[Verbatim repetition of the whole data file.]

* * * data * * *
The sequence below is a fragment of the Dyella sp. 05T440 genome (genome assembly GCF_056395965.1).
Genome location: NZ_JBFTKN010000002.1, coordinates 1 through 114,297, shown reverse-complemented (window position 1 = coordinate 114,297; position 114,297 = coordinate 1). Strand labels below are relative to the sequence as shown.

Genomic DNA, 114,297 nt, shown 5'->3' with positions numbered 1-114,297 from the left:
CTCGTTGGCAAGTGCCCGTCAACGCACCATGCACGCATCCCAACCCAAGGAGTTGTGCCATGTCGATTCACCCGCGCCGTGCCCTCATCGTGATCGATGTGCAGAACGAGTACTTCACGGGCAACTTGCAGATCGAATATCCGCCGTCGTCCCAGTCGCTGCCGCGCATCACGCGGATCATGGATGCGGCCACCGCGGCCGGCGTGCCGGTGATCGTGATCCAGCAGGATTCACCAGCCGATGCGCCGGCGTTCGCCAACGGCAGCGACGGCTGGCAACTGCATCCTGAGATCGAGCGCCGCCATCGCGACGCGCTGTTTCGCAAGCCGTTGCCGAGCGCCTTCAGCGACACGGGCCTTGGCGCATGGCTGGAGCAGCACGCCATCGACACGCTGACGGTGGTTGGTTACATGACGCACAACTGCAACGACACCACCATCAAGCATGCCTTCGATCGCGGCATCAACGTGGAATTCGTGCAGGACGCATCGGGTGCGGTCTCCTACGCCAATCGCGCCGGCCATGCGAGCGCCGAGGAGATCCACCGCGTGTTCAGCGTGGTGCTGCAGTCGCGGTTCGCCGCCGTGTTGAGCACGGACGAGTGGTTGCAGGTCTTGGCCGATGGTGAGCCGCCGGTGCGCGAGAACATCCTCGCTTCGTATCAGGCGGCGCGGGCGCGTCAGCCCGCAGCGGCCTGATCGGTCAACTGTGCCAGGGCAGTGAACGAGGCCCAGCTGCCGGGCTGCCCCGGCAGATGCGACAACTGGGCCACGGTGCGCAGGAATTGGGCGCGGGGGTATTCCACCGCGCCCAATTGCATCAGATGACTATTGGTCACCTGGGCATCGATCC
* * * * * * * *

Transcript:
The sequence below is a fragment of the Dyella sp. 05T440 genome (genome assembly GCF_056395965.1).
Genome location: NZ_JBFTKN010000002.1, coordinates 1 through 114,297, shown reverse-complemented (window position 1 = coordinate 114,297; position 114,297 = coordinate 1). Strand labels below are relative to the sequence as shown.

Genomic DNA, 114,297 nt, shown 5'->3' with positions numbered 1-114,297 from the left:
CTCGTTGGCAAGTGCCCGTCAACGCACCATGCACGCATCCCAACCCAAGGAGTTGTGCCATGTCGATTCACCCGCGCCGTGCCCTCATCGTGATCGATGTGCAGAACGAGTACTTCACGGGCAACTTGCAGATCGAATATCCGCCGTCGTCCCAGTCGCTGCCGCGCATCACGCGGATCATGGATGCGGCCACCGCGGCCGGCGTGCCGGTGATCGTGATCCAGCAGGATTCACCAGCCGATGCGCCGGCGTTCGCCAACGGCAGCGACGGCTGGCAACTGCATCCTGAGATCGAGCGCCGCCATCGCGACGCGCTGTTTCGCAAGCCGTTGCCGAGCGCCTTCAGCGACACGGGCCTTGGCGCATGGCTGGAGCAGCACGCCATCGACACGCTGACGGTGGTTGGTTACATGACGCACAACTGCAACGACACCACCATCAAGCATGCCTTCGATCGCGGCATCAACGTGGAATTCGTGCAGGACGCATCGGGTGCGGTCTCCTACGCCAATCGCGCCGGCCATGCGAGCGCCGAGGAGATCCACCGCGTGTTCAGCGTGGTGCTGCAGTCGCGGTTCGCCGCCGTGTTGAGCACGGACGAGTGGTTGCAGGTCTTGGCCGATGGTGAGCCGCCGGTGCGCGAGAACATCCTCGCTTCGTATCAGGCGGCGCGGGCGCGTCAGCCCGCAGCGGCCTGATCGGTCAACTGTGCCAGGGCAGTGAACGAGGCCCAGCTGCCGGGCTGCCCCGGCAGATGCGACAACTGGGCCACGGTGCGCAGGAATTGGGCGCGGGGGTATTCCACCGCGCCCAATTGCATCAGATGACTATTGGTCACCTGGGCATCGATCC